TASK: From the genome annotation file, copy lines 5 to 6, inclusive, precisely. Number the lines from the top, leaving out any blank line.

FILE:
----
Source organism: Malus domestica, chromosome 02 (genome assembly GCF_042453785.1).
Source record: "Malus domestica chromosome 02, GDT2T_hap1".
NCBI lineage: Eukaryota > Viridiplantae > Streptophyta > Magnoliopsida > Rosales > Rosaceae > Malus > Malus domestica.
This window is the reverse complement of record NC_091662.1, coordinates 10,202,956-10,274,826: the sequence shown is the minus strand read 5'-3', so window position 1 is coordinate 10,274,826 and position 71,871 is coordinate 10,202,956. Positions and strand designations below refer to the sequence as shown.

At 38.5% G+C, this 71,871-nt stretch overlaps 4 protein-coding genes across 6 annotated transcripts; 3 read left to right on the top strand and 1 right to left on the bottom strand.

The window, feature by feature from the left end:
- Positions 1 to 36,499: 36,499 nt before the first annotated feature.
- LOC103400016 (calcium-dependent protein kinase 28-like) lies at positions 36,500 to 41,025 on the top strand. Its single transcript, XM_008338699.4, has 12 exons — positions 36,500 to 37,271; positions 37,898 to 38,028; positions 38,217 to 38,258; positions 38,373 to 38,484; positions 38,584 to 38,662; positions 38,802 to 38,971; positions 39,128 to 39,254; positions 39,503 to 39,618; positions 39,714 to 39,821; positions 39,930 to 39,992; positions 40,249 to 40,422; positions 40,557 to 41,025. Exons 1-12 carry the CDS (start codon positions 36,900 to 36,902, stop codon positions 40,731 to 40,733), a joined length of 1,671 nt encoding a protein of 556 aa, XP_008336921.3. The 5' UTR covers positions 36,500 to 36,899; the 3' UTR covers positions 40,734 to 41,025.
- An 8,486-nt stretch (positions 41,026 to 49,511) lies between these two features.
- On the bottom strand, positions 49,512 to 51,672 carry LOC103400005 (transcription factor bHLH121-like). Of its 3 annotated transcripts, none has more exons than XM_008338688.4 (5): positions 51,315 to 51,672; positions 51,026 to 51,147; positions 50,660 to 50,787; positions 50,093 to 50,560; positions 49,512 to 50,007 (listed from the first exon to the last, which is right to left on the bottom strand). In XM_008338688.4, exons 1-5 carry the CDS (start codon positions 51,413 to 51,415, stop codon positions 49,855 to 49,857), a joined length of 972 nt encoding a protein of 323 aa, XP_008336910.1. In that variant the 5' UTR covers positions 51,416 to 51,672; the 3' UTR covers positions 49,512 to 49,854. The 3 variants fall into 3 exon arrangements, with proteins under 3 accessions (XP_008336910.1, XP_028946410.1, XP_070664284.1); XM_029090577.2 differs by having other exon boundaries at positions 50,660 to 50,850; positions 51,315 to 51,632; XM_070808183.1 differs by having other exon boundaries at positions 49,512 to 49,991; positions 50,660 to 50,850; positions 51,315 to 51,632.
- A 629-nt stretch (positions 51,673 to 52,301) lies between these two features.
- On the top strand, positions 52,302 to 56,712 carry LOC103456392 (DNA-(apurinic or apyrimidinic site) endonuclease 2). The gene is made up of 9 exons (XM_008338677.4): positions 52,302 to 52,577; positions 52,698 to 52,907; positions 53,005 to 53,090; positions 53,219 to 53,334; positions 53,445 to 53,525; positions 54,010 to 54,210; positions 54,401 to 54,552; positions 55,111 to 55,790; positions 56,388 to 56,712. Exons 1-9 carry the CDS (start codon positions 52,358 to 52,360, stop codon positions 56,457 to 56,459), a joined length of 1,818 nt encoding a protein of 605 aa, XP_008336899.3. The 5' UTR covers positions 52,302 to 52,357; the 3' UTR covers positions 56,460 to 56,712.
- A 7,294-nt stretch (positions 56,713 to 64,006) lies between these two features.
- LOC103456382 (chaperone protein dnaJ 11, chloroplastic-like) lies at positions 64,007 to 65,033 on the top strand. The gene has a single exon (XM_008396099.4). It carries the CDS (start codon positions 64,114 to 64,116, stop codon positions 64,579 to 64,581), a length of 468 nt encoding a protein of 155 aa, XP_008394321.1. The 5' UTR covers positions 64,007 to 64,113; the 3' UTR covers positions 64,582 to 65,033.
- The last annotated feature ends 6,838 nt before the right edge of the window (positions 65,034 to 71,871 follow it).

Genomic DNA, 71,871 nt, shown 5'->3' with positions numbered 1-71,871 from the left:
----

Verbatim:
At 38.5% G+C, this 71,871-nt stretch overlaps 4 protein-coding genes across 6 annotated transcripts; 3 read left to right on the top strand and 1 right to left on the bottom strand.

The window, feature by feature from the left end: